Official : Russian Air Force is to fly separate teams on Yak-130s, Sukhoi Su-35s and Su-30SMs jets
Latest information is now confirmed by the Russian Air Force Chief of Staff Viktor Bondaref speaking to RIA Novosti. The Russian Knights (Russkie Vityazi) and Swifts (Strizhi) teams will fly on Su-35 and Su-30SM aircraft as part of the Russian Air Force re-equipment program. They will be delievered with new aircraft ahead of other units, and though this point is a huge surprise to read, everyone must be reminded the reality that aerobatic teams in Russia are part of regular operational training and fighter squadrons in the Russian Air Force. Considering this fact, it may be easier for the Ministry of Defence and for the Air Force to deliver top technology fighter aircraft to these combat and demo squadrons, so that these jets will be flown for demonstration missions as part of their duties. This will be the case for the "Proskurovskii" Regiment at Kubinka. This represents surprising news, while in Europe, doubts could be casted over the future of some of the major teams, while it would be nice if governments in the EU could start understanding that military teams are the best embassadors to advertise very latest military aircraft on the market.
A report with latest appearance of the Russian Knights in China last November is to appear soon on http://www.sky-lens.com. While I was visiting Zhuhai airshow, it was reported by some chinese media, that visitors coming for trade activities went out of business chalets to watch the team's preformance, as soon as they heard the Su-27s roar. The formation with AL-31 AF engines sounds and grumble is so unique, that I still have not found anything comparable with that team in the rest in the world, to entertain the crowds in an airshow.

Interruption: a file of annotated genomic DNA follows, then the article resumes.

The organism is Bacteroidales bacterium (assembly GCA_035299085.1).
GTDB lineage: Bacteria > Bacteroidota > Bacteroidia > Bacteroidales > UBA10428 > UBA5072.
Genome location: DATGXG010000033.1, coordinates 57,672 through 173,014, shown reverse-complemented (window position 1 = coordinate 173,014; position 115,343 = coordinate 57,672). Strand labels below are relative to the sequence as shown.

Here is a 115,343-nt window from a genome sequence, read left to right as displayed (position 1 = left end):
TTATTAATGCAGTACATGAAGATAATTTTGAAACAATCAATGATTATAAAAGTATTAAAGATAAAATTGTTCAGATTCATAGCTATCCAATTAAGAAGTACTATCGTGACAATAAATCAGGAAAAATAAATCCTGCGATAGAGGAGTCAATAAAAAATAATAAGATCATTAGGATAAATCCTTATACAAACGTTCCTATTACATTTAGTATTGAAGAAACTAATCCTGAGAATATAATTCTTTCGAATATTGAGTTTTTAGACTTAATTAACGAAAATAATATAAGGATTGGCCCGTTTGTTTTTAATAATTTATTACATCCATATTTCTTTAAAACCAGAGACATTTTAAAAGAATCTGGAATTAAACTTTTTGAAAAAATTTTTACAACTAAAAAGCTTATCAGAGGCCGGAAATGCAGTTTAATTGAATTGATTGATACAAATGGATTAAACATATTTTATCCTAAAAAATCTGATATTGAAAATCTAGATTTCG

It has not been mentionned yet, how many of these latest Generation Sukhoi combat aircraft will be delivered, and how many airplanes will equip each of these Kubinka teams. While the famous Knights fly Su-27s and Su-27 UBs at present, Strizhi fly their last four MiG-29s that are presently flyable. All we know is that Strizhi are not to fly Yak-130s, though this has been reported by many media in Europe. Sky-Lens'Aviation' has been the only magazine in western Europe to cast doubts over these reports. Luckily, the Commander in Chief stated that the Yak-130 team is to be launched soon as a separate and brand new team.
With many military - and heavy - flying items to see in just a nation, I wish a happy new year to all air enthusiasts who will travel to Russia - and Asia - in the next ten to twenty years..., and of course, a happy future to russian aviation enthusiasts who are promised with a superb airscene. Western Europe aviation specialists may easily understand what I underline.